Let's Drink to the Salt of the Earth - Karen Webster column
As warm tropical seas evaporated over 400 million years ago, salt deposits were laid down and then buried under layers of rock. Ancient peoples found that salt helped preserve food and that discovery enabled the advancement of civilization. No longer were people forced to gather food day by day because they could store it for future use, such as on a sea voyage.
Salt comes from either salt water as in the oceans or from underground deposits. Locally, salt was first found in the flats of the Maitland River near Goderich. Samuel Platt was drilling for oil in 1866 and stumbled on one of the largest and purest deposits in the world, the Michigan Salt Basin. At one time, there were over 17 active salt operations near Goderich producing thousands of barrels of salt a day. The largest and most important salt works was operated by Peter MacEwan.
The extraction of salt was accomplished by forcing hot water down into the deposit, thus dissolving the salt into a brine which was then piped to the surface to be evaporated in large pans. Goderich was not the only area to produce salt. Among other places, deposits were also found in Seaforth, Clinton, Brussels, Blyth and Wingham.
On Jan. 1, 1870, drilling for salt began in Seaforth. The Coleman family company found a bed of salt, seven to eight feet deep, at a depth of 1,020 feet. They used two pans to evaporate the brine and were able to produce about 200 barrels of salt a day from the brine that was 98 per cent pure. The salt works were located south of the railway track, east of Main Street. Other salt companies were Salt Works, the Eclipse Salt Works (run by the company of Gray, Young and Sparling) and the Merchant Salt Company.
In Clinton, Richard Ransford, the son of English landowner Henry, drilled a well on his father’s farm, Stapleton, located just east of the village. Solid rock salt was found at 1,172 feet, and, at its peak, Stapleton Salt Works produced 300 barrels a day. A second salt operation was that of John McGarva, which was located west of Clinton near the railway line.
Enterprise Salt Works, run by the Coleman family, was located in Brussels. The company produced salt for households, dairy, cheese and meat-packing purposes. The Brussels Post of Sept. 10, 1897 reported that Enterprise had shipped five (rail) cars of salt that week.
The village of Blyth offered a bonus to the company of Gray, Young and Sparling of Seaforth to establish a salt works. Drilling commenced on three acres of the James Logan farm on the eastern limit of Blyth on Dinsley Street, near the Goderich Trunk Railway station. Later, another five acres was added to the works and a second well was drilled. In one winter alone, area farmers brought in 6,000 bush cords of wood to fire the evaporating pans. In 1881, a saw mill and a stave factory, employing five coopers, were built to provide the barrels needed for shipments. The salt works employed about 20 men at a rate of 90 cents a day and their foreman received $1.10. Production there ceased sometime in the 1890s.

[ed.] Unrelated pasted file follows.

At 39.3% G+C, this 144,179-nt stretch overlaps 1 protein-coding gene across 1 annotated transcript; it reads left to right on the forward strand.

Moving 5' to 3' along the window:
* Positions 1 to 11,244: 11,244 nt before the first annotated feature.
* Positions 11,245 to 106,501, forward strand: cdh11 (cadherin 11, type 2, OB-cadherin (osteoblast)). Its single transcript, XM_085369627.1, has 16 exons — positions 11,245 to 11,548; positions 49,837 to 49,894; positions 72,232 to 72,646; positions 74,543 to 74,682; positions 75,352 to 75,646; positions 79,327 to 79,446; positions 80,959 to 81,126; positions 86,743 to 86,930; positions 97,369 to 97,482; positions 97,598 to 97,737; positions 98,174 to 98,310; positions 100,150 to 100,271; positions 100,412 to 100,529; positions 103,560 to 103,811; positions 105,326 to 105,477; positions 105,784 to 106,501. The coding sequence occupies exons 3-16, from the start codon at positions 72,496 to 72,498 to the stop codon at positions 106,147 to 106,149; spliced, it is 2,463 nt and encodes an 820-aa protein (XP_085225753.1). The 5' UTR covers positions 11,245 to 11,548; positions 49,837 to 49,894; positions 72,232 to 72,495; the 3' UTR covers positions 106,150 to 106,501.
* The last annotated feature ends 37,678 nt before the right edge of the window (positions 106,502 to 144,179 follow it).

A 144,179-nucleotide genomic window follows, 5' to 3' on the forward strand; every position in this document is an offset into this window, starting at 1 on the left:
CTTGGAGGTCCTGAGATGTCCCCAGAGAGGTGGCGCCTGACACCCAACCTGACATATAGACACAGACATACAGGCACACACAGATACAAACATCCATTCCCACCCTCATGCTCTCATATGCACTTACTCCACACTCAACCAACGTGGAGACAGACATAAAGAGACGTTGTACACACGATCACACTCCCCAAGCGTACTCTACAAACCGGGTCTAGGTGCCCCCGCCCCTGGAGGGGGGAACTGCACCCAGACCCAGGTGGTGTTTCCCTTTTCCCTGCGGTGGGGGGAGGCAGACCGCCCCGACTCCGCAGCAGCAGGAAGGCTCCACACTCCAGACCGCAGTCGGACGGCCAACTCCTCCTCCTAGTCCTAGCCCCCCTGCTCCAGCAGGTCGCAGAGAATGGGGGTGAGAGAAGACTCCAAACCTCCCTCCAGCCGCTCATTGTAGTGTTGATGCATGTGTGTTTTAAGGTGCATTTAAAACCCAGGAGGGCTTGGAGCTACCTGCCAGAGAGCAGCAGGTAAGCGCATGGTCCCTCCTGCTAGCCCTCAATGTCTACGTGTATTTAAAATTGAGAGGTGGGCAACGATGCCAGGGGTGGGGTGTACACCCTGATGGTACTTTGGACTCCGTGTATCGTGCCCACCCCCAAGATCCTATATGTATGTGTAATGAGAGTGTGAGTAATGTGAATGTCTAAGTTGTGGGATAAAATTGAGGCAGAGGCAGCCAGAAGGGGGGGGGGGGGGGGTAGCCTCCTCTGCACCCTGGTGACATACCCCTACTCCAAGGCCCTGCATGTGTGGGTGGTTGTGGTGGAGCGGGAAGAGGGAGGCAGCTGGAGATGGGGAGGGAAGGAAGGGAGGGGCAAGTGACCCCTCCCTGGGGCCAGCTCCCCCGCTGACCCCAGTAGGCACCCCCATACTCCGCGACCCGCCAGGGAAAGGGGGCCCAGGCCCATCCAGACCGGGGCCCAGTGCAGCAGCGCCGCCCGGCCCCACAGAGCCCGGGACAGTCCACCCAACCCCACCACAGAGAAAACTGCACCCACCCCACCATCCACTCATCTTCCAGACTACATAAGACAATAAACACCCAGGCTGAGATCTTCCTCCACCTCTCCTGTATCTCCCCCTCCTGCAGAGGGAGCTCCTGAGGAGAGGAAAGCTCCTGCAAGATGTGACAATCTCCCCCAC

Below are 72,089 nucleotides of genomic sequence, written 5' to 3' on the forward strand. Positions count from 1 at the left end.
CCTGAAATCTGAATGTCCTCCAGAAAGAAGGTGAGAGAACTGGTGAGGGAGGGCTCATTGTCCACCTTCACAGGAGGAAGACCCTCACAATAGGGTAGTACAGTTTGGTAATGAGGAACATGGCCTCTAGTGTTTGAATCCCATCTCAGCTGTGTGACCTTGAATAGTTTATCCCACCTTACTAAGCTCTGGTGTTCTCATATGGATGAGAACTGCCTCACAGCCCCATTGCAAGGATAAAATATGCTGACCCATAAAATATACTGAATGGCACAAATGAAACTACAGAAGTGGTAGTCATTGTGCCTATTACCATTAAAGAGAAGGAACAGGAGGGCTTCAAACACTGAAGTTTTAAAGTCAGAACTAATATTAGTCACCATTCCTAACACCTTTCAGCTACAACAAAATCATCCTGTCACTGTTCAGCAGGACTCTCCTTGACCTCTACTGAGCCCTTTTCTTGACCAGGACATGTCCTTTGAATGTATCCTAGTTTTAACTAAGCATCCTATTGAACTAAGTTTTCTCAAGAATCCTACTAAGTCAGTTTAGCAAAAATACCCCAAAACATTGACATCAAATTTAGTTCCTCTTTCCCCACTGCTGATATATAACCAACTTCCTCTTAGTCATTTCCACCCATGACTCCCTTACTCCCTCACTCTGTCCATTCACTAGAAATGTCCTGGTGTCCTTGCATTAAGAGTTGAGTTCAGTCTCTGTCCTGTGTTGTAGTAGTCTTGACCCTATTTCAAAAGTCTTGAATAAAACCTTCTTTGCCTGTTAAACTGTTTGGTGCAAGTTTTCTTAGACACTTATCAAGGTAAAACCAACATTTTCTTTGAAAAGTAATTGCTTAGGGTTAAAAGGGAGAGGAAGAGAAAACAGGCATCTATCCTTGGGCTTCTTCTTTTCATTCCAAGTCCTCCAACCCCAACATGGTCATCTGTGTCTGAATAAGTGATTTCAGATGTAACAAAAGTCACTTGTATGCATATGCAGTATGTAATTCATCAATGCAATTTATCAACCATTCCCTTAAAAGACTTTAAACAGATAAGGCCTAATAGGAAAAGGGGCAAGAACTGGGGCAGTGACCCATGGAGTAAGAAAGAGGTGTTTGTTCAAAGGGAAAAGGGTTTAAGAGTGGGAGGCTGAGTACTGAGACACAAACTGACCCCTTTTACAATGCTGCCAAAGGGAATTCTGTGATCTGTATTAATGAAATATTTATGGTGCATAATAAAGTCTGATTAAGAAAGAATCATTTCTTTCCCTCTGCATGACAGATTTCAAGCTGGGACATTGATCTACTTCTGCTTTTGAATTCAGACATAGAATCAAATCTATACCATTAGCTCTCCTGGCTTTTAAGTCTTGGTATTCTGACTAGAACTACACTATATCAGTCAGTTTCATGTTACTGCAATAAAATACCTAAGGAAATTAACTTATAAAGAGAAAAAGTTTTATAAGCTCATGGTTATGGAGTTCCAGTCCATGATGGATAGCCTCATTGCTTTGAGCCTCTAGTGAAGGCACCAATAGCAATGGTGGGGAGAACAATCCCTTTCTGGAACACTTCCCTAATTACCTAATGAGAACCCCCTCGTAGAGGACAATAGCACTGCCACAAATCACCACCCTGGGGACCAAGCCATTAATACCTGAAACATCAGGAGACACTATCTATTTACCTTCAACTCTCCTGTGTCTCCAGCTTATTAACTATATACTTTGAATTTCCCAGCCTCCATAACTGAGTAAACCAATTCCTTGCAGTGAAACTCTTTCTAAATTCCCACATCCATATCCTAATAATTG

The salt well near Wingham was drilled on Lot 41, Concession 13 of East Wawanosh Township in 1887. This well was 1,200 feet deep and had 25 feet of salt rock below. Later, an additional well was sunk next door on Lot 42. Four-inch pipes laid over ground carried the brine to the salt works located on Victoria Street West in Wingham, at the terminus of the Canadian Pacific rail line. Storage and the office were on the north side of the street and the salt pans raised up on stilts were located on the river side of the street. A 144' x 24' evaporating pan that was between eight and 12 inches deep was kept boiling 24 hours a day. Some 15 people were employed manufacturing both coarse and medium grades of salt. The last owner there was a meat-packing company that sought to use the salt for curing meat. When this was found not to be feasible, the operations were shut down in 1925.
The production of salt was a great boon to the economy of this area. Labour was needed to drill and maintain the brine operation, as well as firing the evaporator pans and then packaging and transporting the salt products. Local farmers received $2 per bush cord for the copious amounts of wood needed. Once the supply of wood dwindled, diesel engines were needed. Salt was mostly shipped in wooden barrels containing 300 pounds. Most of these salt companies entered their product in expositions, winning many awards for the fine quality salt they produced.
In 1890, the provincial government conducted a Royal Commission on the Mineral Resources of Ontario. Interviews with stakeholders in the salt industry described the then-current conditions of the industry. There was concern about competition from duty-free importation of salt from England causing profits from local salt to be impacted. Once most area farms had been cleared for cultivation, supplies of cheap cord wood were diminishing, and shipping costs were increasing.
The real boom of brine salt production lasted for about 20 years in central Huron County ending around the turn of the 20th century.
In 2022, the production of salt in Huron County continues as Compass Minerals produces both rock salt and salt from brine in Goderich. This company operates the largest underground salt mine in the world 1,800 feet under Lake Huron and has recently announced the drilling of two new brine wells.